When Data Gets Personal

DonorsChoose.org is using data to make a difference.

A few weeks ago, as I was researching DonorsChoose.org for an upcoming case study report on how various nonprofits measure and track their success, I decided to look up my old elementary school on the website.

At DonorsChoose.org, any public school teacher in America can ask for funding for a particular classroom need and any individual can donate to support that project. The site is a revelation. Never before has it been so easy for anyone to jump in and make a difference in a school. Requests range from basic supplies to high-tech learning aids, but in every case the goal is the same—give every kid the tools and experiences needed for an excellent education.

My own public school education began about 30 years ago in Mrs. Olson’s first grade classroom at Washington Elementary in Mount Vernon, Washington. Tucked just inside city limits on a long straight road that runs like a furrow across the farmland, we were a mix of farm kids and townies on both sides of the Skagit River. The first fieldtrip I ever took was two miles down the road to a dairy farm where the bravest 5- and 6-year-olds got to milk a cow. As far as I was concerned, I went to the best school in Mount Vernon. Maybe the whole world.

It’s funny how much you can learn about the world in 30 years and how little of it seems to reach your kid self still running around on the ball fields and playgrounds of your mind. I found a listing for a project at my old school and the first thing I saw, before I read anything about the teacher or the project, was: “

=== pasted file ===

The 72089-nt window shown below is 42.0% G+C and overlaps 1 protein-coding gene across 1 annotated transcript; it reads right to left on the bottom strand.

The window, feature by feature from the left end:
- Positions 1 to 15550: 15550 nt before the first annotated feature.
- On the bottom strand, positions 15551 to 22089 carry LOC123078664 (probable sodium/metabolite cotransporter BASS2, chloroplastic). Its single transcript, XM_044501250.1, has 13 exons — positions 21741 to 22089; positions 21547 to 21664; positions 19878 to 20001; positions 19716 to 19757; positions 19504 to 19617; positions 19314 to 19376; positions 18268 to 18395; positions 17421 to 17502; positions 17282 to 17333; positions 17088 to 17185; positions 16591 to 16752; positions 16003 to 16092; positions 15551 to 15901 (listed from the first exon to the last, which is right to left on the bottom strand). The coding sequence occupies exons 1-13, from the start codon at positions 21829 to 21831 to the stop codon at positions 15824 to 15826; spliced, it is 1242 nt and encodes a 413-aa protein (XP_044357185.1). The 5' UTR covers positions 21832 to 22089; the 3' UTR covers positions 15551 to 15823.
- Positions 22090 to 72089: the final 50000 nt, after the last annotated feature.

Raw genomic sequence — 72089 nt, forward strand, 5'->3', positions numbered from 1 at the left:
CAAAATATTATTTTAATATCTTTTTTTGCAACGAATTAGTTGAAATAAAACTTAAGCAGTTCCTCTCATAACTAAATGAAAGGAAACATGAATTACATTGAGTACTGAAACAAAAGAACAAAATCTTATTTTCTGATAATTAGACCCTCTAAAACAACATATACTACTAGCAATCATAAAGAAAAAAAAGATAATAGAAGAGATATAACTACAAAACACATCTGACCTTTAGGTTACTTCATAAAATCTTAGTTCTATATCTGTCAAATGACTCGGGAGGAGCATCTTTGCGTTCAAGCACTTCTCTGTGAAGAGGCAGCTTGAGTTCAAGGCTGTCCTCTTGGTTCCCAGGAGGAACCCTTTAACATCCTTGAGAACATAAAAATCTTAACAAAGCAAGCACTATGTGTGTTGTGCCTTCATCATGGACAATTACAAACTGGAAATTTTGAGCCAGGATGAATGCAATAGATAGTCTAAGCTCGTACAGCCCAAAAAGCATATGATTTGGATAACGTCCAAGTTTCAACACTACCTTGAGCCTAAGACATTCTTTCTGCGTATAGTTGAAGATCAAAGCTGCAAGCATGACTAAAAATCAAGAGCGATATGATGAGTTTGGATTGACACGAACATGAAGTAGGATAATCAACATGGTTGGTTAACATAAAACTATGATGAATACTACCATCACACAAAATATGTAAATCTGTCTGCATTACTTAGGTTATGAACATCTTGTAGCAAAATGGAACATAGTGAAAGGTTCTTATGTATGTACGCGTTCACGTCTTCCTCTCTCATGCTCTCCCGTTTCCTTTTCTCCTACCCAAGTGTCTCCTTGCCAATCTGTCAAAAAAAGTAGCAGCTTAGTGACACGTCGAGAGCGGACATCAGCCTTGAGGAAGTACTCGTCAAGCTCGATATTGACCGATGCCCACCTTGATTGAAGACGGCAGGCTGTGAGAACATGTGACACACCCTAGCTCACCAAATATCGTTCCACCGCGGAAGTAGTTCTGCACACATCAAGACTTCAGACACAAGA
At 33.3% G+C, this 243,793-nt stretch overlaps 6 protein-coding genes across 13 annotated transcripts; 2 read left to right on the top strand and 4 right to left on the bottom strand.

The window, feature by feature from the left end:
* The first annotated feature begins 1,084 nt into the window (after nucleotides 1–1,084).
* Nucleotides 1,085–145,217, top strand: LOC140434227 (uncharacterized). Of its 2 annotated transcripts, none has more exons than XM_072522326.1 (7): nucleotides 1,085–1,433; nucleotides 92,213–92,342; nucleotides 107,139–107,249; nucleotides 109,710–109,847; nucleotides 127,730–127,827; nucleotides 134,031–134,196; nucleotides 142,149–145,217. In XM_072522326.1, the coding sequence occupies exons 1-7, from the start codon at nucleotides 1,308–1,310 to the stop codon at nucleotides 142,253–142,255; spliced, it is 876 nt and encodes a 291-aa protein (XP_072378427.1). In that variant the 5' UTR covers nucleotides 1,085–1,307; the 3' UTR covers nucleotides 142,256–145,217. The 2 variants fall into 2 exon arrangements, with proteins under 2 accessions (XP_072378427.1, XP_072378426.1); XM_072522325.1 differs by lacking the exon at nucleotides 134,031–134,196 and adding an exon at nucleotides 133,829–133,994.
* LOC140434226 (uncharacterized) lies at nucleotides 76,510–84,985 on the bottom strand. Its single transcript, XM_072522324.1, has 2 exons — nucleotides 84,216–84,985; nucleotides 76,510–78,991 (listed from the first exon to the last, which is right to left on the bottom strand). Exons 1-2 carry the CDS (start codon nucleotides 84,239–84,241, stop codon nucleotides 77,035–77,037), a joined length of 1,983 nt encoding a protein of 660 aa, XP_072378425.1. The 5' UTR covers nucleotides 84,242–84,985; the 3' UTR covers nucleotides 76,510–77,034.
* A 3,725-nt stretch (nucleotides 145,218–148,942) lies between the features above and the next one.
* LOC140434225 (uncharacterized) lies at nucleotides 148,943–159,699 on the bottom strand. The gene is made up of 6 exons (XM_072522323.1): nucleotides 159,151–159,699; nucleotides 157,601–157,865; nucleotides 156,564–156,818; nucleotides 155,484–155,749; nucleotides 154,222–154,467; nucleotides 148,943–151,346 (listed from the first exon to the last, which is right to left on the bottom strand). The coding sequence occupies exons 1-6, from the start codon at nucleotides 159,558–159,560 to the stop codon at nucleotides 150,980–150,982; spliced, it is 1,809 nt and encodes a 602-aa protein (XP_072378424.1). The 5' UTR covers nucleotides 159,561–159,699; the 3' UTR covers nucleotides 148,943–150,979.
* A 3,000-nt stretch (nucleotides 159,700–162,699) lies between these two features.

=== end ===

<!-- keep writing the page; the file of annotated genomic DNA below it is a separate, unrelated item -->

Highest poverty school.” I was shocked and a little offended, although I’m not sure by what. I did a little more research and found that more than a quarter of the school received free or reduce-price lunch. Had my old school changed so much? 

Then I started thinking about my own school years. I rode the school bus with kids who lived in migrant farm camps. Our bus picked up kids who had no coats and lived in weathered houses low in the flood plain. In class, I sat next to kids who got teased for coming to school smelly. The house of one of my best friends was insulated with newspaper. Although I knew both of my parents grew up poor, I didn’t realize how close to the edge of poverty my own family was until my dad grew too sick to work. 

My old school probably has changed some, but probably not as much as I want to believe. Class and poverty in America are hard to talk about. They’re even harder to admit. Numerous studies confirm this bias. 

But data defies all that and has the potential to show us both what’s real and what works. DonorsChoose.org tells all of us: Here’s the need and here’s what you can do about it. And it’s doing so much more. The organization has warehouses of data that have the potential to open our eyes to patterns that we’ve failed to see thus far and to show us how we can be our best selves.

Data is no panacea. Numbers aren’t answers. But that’s the genius of DonorsChoose.org. The numbers, added to a teacher’s reasoned and heartfelt plea, equal solutions in classrooms. It’s hard truths finding big hearts one school at a time.   

I didn’t give to my school that day. I hesitated, and by the time I had checked back again a few days later, the project was gone. But I gave to a school not far from where I live now. The need is just too obvious now. Maybe it always was.